Accessing elements in arrays of objects is similar to accessing elements in regular arrays. Each element can be accessed by its index.

MyClass obj = objectArray[0];
// Use obj to perform operations or access properties/methods of MyClass


Here, objectArray[0] retrieves the object reference stored at index 0, allowing operations or access to the properties and methods of the MyClass object.

Iterating Through Array Elements

Iterating through an array of objects is commonly done using loops, like the enhanced for loop or traditional for loop, to access each element:

for (MyClass obj : objectArray) {
    // Perform operations on each obj (MyClass object)


Or using a traditional for loop:

for (int i = 0; i < objectArray.length; i++) {
    MyClass obj = objectArray[i];
    // Perform operations on obj


These iterations allow developers to access, manipulate, or perform operations on each object stored within the array.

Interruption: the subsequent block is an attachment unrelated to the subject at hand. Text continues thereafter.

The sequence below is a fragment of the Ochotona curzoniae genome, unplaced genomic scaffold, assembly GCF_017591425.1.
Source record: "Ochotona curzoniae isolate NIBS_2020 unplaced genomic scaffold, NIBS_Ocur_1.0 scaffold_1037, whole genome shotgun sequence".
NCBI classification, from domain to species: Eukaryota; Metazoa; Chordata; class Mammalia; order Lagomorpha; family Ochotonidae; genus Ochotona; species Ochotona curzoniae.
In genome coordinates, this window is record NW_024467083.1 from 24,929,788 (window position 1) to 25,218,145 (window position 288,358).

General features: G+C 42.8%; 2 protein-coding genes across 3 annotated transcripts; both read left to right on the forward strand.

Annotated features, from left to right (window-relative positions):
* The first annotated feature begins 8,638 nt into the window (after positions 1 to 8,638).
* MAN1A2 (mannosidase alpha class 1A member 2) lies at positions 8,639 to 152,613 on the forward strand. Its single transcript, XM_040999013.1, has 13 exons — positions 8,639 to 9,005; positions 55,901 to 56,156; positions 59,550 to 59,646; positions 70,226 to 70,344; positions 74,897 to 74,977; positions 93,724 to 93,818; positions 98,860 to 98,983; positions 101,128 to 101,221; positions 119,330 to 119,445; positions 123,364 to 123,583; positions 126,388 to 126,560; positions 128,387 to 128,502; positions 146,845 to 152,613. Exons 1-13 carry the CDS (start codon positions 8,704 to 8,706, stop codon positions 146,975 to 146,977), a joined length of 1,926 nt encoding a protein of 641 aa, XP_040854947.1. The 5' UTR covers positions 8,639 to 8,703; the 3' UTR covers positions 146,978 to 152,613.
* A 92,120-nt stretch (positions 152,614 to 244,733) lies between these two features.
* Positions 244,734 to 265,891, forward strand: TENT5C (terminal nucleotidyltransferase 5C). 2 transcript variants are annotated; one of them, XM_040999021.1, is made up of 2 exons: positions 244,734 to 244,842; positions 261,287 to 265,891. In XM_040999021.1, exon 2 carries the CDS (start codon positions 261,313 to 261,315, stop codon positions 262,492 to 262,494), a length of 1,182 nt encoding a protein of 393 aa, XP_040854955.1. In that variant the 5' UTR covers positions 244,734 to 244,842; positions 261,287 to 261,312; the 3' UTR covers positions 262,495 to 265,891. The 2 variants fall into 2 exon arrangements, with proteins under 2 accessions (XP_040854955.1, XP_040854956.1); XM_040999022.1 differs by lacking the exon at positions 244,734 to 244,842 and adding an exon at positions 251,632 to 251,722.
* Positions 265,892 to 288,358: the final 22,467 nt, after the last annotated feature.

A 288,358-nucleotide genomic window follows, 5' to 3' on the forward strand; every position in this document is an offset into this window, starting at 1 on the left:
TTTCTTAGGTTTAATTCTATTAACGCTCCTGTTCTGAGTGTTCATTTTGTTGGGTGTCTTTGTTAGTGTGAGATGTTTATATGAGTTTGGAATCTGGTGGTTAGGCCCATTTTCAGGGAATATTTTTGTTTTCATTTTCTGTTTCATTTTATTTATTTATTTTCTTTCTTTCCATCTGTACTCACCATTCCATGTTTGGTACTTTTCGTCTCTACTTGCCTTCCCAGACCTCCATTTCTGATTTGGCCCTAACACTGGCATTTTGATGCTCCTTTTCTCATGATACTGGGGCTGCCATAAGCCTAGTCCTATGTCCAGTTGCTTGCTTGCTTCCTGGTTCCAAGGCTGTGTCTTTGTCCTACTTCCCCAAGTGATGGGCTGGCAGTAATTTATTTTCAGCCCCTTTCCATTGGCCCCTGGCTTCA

Use Cases of Arrays of Objects

Let’s discuss the use cases of arrays of objects.

1. Manipulating Array Elements

Arrays of objects allow for manipulation of individual elements, enabling updates to object properties or addition/removal of objects.

2. Updating Object Properties

Manipulating properties of objects within the array involves direct access to each object and updating its attributes:



This line updates the name attribute of the first MyClass object in the array using the method.

3. Adding and Removing Objects

Java arrays have a fixed size once created. However, arrays are objects themselves, and to add or remove elements dynamically, various approaches are employed, such as using collections like ArrayList or creating a new array with a different size and copying elements.

MyClass[] newArray = Arrays.copyOf(objectArray, objectArray.length + 1);
newArray[objectArray.length] = new MyClass();


This code snippet creates a new array (newArray) by copying the elements from the existing objectArray end then appends a new MyClass object at the end ef the new array.

4. Sorting and Searching in Arrays of Objects

Sorting and searching in arrays of objects involve leveraging Java's built-in sorting mechanisms and implementing comparison logic for objects.